Mississippi’s just us justice – final

Patsy Brumfield of the Journal reports on today’s events in the just-us-justice system of Mississippi.

Timothy Balducci and Steven Patterson will do prison time, despite their cooperation into the infamous conspiracy to bribe Circuit Judge Henry Lackey of Calhoun City.

Their sentences were set today by Senior U.S. District Judge Neal Biggers Jr. today at the federal courthouse in Oxford.

• Balducci, formerly of New Albany, will serve 24 months in prison. Balducci was given no fine, because records showed he could not pay one.

• Patterson of New Albany will serve 24 months in prison. Patterson was also given a $150,000 fine.

Justice or just-us-justice?  It’s really hard for me to say –  not for lack of thought or thought-provoking comment from others here on the blog and off-blog as well.  However, there often is a difference between justice as commonly defined and the sometimes just-us-justice here – a difference that is one of the many that make Mississippi the “State of Paradox”.

We’ve birthed the blue; performed the first successful heart transplant: and, bottled the firt coca-cola – but even considering USA v Scruggs and all its implications, we are better people in a better place with a better legal system than that of our past. Some would disagree but none could argue the point with fact.

Lack of fact has never been a barrier for the low-literate but language-rich story-telling population of the “State of Paradox”.   Here, the direct descendants of the first Mr. Right (fn:Always) and his Mrs. (nee Promise you-won’t-tell-another-living-soul But) have informed and entertained  for generations. In doing so, these story-tellers have defined and devined how the outside world views Mississippi and distorted the outside world to those here.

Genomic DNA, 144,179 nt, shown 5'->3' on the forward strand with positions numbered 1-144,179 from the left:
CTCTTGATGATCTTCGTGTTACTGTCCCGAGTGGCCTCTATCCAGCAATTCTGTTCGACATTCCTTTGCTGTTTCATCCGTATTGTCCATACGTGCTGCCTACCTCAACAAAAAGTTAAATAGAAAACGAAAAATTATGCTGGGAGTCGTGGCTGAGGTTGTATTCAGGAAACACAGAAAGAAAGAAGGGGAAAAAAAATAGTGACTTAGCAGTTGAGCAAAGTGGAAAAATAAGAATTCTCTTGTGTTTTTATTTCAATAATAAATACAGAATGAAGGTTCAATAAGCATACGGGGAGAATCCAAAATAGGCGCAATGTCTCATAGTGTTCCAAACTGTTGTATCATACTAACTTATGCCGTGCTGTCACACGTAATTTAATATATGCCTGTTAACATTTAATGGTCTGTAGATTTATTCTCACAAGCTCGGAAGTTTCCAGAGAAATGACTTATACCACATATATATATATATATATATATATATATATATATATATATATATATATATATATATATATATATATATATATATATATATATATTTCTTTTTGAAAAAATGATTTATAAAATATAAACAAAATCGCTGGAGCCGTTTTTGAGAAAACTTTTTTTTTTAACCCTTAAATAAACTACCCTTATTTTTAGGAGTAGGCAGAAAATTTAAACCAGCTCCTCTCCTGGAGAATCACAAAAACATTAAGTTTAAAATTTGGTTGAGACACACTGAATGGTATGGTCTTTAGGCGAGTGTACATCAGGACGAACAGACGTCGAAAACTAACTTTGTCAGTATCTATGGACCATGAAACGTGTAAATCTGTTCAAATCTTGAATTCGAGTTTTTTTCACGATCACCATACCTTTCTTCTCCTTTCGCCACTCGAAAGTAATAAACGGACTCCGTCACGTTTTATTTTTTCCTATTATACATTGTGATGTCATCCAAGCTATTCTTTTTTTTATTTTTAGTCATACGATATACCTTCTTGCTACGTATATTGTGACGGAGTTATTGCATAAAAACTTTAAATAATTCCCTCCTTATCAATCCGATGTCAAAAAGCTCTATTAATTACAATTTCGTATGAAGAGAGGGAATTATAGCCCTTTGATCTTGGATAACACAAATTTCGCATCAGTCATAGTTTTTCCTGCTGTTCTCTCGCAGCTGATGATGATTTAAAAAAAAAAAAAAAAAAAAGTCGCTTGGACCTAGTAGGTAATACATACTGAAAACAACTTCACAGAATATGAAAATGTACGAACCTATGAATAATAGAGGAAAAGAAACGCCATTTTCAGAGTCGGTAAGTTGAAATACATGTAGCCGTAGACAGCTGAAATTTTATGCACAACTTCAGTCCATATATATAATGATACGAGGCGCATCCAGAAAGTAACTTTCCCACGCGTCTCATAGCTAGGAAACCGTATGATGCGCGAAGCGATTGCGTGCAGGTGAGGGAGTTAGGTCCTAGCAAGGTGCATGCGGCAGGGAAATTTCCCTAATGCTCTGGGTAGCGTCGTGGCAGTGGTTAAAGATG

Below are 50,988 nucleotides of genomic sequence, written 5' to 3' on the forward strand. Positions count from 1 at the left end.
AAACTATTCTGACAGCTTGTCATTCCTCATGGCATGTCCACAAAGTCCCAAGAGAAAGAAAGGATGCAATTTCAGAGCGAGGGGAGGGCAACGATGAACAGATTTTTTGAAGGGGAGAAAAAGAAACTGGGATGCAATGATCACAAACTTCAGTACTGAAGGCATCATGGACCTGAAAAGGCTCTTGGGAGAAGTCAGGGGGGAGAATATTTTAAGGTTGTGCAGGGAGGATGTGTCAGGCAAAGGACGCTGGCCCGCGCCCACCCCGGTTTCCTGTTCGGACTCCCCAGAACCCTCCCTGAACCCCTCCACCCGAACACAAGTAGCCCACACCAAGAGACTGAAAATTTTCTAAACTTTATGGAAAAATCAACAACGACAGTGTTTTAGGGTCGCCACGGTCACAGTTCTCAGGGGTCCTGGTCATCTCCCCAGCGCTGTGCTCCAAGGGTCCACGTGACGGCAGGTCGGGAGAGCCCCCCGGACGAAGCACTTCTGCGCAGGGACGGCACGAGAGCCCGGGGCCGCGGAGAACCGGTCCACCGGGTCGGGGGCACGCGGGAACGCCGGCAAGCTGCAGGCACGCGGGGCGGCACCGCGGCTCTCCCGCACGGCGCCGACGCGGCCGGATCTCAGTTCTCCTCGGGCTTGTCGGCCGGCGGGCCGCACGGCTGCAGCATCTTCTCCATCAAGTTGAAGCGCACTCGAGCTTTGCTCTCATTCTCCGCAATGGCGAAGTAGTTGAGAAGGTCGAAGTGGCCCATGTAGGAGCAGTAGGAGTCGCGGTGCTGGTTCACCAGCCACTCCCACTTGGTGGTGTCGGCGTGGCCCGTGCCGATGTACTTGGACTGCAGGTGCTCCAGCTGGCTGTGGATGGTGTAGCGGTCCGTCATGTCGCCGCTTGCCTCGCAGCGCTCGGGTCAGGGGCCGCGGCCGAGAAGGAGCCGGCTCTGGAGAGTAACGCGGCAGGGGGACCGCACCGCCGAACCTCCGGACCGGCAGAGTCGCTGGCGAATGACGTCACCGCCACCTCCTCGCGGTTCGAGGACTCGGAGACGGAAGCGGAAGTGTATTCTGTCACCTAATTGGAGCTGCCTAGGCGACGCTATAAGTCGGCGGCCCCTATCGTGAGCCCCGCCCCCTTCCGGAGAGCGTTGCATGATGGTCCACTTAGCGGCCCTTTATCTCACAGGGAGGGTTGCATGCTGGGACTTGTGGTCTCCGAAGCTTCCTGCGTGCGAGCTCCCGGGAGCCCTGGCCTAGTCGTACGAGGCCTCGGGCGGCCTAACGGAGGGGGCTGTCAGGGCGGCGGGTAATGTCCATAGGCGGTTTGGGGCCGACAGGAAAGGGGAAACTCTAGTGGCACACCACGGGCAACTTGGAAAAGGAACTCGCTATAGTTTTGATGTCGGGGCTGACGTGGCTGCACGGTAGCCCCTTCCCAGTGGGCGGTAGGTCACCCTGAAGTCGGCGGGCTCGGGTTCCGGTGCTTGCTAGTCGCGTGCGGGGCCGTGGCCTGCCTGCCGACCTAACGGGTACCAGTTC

Just-us-justice established the practice of  selective disgrace during a period in the history of the “State of Paradox” when it was not disgraceful for one man to own another – just doing business. As the then wealth of the State evolved into generational poverty, people began to trade on favor – a transaction that makes one man’s word another man’s bondage with the ever present threat of public disgrace from a legal flogging. Continue reading “Mississippi’s just us justice – final”